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Pioneer Life: Lesson for Kids

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Instructor: Angela Burke

Angela has fifteen years of teaching experience, primarily in Special Education and Gifted Education at the K-12 level. She has a B.A. in Elementary Education and Special Education, K-12. In addition, she has a M.A.Ed. in Special Education with an emphasis in Gifted, K-12. Angela has had several research and review articles published in education journals.

Explore pioneer life, how people known as pioneers lived as they moved west in the 1800s. Discover why people would leave civilization for the open spaces of the west, how they built homes, what they did to survive, and the challenges they faced. Updated: 12/27/2021

What Is a Pioneer?

Would you have the courage to pack up everything you own in a covered wagon and travel 2,000 miles across prairies, hills, and mountains while braving blazing heat, thunderstorms, blizzards, and possible attacks from Native Americans? If so, you have the adventurous heart of a pioneer. Pioneers are people who do things for the first time. American pioneers were the first people to explore and settle the western part of the United States.

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  • 0:04 What Is a Pioneer?
  • 0:29 Moving West
  • 0:57 Pioneer Life
  • 3:09 Lesson Summary
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Moving West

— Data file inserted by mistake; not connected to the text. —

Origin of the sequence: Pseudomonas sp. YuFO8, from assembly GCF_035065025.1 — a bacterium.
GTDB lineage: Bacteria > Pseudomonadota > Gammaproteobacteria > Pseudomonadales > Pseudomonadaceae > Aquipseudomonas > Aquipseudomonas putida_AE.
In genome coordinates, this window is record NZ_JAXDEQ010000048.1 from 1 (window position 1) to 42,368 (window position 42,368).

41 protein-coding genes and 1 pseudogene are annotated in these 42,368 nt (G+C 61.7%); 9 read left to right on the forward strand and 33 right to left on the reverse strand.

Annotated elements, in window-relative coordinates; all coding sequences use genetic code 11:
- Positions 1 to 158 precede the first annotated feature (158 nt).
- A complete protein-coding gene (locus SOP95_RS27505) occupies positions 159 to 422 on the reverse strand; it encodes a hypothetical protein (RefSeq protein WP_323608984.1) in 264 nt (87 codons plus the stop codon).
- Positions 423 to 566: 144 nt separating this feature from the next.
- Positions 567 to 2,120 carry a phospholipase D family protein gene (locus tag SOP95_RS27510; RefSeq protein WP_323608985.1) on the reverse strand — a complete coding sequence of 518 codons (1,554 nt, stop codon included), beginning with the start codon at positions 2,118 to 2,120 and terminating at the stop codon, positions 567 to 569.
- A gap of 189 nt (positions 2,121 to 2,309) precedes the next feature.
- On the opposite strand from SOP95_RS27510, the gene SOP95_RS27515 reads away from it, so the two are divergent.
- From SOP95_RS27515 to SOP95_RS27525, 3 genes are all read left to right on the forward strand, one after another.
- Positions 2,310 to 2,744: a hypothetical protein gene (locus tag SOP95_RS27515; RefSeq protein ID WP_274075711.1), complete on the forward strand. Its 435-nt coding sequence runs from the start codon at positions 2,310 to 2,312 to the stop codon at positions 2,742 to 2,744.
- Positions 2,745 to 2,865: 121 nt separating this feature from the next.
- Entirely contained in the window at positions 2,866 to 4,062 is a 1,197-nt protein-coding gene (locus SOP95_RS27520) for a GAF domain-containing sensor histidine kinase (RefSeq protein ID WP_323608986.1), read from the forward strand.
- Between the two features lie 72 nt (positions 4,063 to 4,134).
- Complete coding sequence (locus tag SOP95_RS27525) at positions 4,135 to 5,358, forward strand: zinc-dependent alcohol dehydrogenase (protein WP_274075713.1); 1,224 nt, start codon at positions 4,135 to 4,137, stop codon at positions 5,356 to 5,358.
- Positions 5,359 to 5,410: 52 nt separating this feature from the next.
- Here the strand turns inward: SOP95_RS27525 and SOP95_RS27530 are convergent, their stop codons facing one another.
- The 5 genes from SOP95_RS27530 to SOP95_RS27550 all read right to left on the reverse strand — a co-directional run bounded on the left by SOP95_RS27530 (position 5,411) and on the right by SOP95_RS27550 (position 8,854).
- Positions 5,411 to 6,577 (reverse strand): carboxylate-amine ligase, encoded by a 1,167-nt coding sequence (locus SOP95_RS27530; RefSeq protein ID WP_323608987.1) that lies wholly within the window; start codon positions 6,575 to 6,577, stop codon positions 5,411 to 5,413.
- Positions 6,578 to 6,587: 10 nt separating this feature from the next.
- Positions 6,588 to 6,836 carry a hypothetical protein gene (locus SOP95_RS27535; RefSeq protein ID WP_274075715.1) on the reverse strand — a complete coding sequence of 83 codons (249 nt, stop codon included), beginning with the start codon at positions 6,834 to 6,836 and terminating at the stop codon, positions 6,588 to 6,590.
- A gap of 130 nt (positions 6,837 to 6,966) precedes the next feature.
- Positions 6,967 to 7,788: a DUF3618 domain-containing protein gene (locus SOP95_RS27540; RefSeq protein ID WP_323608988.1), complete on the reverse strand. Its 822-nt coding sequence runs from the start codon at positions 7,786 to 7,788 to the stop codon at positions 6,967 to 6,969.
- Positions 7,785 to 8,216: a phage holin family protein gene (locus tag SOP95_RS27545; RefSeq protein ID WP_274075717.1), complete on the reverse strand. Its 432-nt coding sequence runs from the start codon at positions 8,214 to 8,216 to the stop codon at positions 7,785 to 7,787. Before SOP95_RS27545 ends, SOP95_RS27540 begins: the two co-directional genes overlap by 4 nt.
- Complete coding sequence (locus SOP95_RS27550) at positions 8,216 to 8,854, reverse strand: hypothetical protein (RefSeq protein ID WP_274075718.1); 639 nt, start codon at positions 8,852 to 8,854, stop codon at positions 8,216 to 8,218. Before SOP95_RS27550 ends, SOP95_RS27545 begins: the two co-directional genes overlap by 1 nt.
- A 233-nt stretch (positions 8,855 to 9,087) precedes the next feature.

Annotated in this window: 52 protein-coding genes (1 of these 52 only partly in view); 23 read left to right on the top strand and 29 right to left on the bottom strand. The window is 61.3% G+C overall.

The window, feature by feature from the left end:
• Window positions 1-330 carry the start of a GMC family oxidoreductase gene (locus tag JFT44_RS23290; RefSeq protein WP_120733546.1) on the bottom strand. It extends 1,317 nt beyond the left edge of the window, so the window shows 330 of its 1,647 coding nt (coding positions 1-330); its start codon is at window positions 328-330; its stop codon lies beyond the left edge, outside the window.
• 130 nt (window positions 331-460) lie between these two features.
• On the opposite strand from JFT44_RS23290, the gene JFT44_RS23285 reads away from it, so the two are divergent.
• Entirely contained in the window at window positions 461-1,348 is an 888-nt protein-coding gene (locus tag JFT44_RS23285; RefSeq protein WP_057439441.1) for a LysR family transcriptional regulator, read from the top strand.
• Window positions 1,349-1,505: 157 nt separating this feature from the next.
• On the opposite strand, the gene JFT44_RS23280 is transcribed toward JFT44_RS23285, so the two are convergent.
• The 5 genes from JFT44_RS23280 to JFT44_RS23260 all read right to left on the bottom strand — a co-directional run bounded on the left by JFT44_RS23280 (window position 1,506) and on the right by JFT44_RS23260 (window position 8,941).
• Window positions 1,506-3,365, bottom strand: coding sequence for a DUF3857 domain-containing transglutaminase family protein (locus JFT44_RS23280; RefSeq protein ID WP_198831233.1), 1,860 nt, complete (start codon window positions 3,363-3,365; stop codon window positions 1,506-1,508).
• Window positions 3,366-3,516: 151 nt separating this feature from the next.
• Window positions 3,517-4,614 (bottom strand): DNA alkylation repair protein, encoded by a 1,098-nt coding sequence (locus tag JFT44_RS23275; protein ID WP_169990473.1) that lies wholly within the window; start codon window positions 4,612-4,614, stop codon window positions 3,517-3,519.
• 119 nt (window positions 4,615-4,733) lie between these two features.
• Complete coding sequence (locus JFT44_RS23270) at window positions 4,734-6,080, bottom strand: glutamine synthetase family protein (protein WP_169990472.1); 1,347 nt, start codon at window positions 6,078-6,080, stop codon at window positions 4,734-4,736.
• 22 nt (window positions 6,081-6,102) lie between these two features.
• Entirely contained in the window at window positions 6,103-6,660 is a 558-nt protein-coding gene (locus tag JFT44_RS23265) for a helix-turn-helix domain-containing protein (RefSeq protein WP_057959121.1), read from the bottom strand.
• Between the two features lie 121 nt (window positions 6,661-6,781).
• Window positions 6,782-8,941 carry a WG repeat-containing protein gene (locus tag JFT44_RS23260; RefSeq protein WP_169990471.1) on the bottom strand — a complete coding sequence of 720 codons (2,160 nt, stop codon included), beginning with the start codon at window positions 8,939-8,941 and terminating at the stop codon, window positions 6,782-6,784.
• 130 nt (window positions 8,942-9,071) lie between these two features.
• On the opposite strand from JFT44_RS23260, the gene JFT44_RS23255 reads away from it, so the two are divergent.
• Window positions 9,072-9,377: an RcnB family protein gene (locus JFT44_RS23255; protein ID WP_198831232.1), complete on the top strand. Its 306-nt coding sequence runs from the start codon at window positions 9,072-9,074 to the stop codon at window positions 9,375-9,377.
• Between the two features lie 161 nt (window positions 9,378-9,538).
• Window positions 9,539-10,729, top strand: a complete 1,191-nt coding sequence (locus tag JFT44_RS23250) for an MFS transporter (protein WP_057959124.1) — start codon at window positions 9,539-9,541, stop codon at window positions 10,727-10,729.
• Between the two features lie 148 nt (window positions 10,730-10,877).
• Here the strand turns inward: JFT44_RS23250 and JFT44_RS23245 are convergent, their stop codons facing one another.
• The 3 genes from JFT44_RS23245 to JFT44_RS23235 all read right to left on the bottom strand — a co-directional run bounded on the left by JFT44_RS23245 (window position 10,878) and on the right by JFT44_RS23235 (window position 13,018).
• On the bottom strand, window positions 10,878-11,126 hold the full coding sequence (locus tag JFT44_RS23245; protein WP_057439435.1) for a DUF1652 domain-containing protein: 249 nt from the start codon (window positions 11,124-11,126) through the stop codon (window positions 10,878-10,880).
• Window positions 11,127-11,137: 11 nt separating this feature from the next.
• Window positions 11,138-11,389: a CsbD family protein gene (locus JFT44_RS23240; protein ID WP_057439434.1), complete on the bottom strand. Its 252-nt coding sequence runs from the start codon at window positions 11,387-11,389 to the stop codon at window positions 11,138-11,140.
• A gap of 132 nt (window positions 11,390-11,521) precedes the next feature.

Have you ever been given something for free? What if it was land? Many pioneers left their homes in the east and traveled west because land was cheap and they wanted to be farmers. Some pioneers were shopkeepers, doctors, ministers, and veterinarians. The Oregon Trail was a famous trail pioneers followed in the 1840s as they ventured west toward Oregon. Many never made it to Oregon, but instead stopped along the trail to make their homes. Let's take a look at the life of the pioneers!

Pioneer Life

The American pioneer lived life much differently than we do today! Pioneers had to use the land and materials around them to survive. They also relied on help from their neighbors, even if they lived miles away!

If pioneers were lucky enough to settle along a river where there were trees, they could build a cabin. But in places surrounded by prairie, trees were not plentiful. Pioneers built sod-houses, which were homes constructed of the top layer of earth, including grass, dirt, and roots. Special plows cut sod bricks to make the walls of a home. Windows and a door were added if there was enough money. Because of the three-foot-thick walls, sod houses were warm in the winter, and cool in the summer. They had dirt floors and were usually one room.

Pioneers had stoves in their homes, but they didn't burn wood because there wasn't a lot of it. And coal was too expensive. What do you think they used? They used chips, which were droppings from cows or buffalo!

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